• ISDS arbitration is a central tool for the enforcement of international law and practiced by the United Nations Commission on International Trade Law (UNCITRAL), the Permanent Court of Arbitration in The Hague, the International and Stockholm Chambers of Commerce and the World Bank’s International Center for the Settlement of Investment Disputes (ICSID).

It is difficult to fathom why the Socialists and Democrats are rejecting ISDS. As lawmakers, MEPs should know that ISDS gives foreign investors a right to file a complaint only when a government violates obligations it has undertaken in an investment treaty, that is, its obligations under international law. 

In an investment treaty, two governments promise each other that they will not discriminate against one another’s investors on the basis of their nationality, that they will provide those investors the minimum standard of treatment required by international law, that they will compensate an investor in the event an investment is expropriated for a public purpose, and that they will allow investors to move funds associated with an investment into and out of the country.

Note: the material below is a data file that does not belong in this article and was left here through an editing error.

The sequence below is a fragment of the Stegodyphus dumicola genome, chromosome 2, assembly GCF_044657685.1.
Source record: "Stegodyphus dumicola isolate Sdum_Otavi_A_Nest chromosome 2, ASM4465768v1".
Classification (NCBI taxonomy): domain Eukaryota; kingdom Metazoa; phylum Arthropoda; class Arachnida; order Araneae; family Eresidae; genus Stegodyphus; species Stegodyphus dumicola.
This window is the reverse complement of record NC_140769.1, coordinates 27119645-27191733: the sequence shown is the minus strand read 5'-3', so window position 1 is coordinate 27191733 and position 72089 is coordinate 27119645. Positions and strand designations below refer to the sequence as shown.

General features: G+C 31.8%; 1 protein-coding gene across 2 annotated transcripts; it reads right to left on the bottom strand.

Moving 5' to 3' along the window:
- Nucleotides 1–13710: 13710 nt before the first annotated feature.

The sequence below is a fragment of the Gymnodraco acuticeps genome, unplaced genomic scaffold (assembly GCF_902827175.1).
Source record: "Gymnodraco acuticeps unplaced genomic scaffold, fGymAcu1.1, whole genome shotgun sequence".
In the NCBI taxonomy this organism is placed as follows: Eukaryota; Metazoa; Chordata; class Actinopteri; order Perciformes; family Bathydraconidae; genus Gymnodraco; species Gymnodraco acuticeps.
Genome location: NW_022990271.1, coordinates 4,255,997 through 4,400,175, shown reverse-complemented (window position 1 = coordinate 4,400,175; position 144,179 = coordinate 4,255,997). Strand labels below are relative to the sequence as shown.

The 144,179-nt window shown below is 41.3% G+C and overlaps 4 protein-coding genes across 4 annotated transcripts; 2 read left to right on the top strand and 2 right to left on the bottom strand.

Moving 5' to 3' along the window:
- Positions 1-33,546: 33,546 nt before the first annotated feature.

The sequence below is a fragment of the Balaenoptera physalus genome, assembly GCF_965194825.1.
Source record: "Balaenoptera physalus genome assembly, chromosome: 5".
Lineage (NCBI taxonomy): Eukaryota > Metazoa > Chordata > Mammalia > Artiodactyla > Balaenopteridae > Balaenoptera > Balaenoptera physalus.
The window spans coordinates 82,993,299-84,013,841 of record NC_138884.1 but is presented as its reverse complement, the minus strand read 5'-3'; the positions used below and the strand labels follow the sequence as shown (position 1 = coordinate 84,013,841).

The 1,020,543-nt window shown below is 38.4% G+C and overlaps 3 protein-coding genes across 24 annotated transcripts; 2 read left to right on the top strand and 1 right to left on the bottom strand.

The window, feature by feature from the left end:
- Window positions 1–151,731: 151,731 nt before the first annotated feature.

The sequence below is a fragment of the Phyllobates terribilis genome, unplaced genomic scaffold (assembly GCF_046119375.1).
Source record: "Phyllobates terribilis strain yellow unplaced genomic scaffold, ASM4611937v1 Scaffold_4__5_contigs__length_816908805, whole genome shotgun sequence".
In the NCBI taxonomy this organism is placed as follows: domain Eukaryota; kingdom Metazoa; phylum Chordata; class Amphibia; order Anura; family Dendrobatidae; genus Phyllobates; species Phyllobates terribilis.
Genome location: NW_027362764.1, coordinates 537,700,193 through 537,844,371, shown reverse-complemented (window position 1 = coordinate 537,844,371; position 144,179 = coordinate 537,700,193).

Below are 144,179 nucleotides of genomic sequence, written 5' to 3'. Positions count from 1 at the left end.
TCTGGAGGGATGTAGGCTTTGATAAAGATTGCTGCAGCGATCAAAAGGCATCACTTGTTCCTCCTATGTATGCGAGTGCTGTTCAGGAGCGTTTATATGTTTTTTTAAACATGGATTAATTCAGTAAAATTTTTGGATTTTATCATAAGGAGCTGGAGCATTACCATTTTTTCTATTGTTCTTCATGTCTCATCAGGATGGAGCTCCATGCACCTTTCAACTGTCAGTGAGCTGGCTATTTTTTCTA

While investors are of course subject to all the laws of the land where they invest, these four promises give them additional protections under international law for the simple reason that — as the S&D knows full well — foreigners can at times be treated less well than locals. 

EU member state governments and parliaments have freely entered into the 1,500 international treaties containing these investment protections because they reflect values democracies hold dear, and they do not expect to violate them.